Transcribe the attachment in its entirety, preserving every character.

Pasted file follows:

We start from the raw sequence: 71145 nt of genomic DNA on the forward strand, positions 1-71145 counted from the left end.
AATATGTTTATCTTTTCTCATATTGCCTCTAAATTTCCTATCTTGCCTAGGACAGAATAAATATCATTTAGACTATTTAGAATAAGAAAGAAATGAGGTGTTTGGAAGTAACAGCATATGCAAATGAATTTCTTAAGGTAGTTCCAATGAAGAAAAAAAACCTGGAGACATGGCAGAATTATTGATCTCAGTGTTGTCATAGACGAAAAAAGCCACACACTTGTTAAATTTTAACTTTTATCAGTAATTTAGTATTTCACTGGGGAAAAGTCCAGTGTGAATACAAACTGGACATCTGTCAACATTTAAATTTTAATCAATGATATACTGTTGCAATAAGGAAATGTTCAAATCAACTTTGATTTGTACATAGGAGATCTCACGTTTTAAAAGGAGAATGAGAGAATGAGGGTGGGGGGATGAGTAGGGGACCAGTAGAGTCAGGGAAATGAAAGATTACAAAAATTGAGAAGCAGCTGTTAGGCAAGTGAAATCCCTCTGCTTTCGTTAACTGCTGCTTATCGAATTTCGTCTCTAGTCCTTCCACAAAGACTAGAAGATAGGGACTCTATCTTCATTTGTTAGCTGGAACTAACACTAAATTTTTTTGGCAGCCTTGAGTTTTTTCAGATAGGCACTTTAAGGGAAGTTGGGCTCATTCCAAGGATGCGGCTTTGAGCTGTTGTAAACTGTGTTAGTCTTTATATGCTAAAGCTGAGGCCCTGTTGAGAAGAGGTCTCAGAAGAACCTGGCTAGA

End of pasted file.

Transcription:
We start from the raw sequence: 71145 nt of genomic DNA on the forward strand, positions 1-71145 counted from the left end.
AATATGTTTATCTTTTCTCATATTGCCTCTAAATTTCCTATCTTGCCTAGGACAGAATAAATATCATTTAGACTATTTAGAATAAGAAAGAAATGAGGTGTTTGGAAGTAACAGCATATGCAAATGAATTTCTTAAGGTAGTTCCAATGAAGAAAAAAAACCTGGAGACATGGCAGAATTATTGATCTCAGTGTTGTCATAGACGAAAAAAGCCACACACTTGTTAAATTTTAACTTTTATCAGTAATTTAGTATTTCACTGGGGAAAAGTCCAGTGTGAATACAAACTGGACATCTGTCAACATTTAAATTTTAATCAATGATATACTGTTGCAATAAGGAAATGTTCAAATCAACTTTGATTTGTACATAGGAGATCTCACGTTTTAAAAGGAGAATGAGAGAATGAGGGTGGGGGGATGAGTAGGGGACCAGTAGAGTCAGGGAAATGAAAGATTACAAAAATTGAGAAGCAGCTGTTAGGCAAGTGAAATCCCTCTGCTTTCGTTAACTGCTGCTTATCGAATTTCGTCTCTAGTCCTTCCACAAAGACTAGAAGATAGGGACTCTATCTTCATTTGTTAGCTGGAACTAACACTAAATTTTTTTGGCAGCCTTGAGTTTTTTCAGATAGGCACTTTAAGGGAAGTTGGGCTCATTCCAAGGATGCGGCTTTGAGCTGTTGTAAACTGTGTTAGTCTTTATATGCTAAAGCTGAGGCCCTGTTGAGAAGAGGTCTCAGAAGAACCTGGCTAGA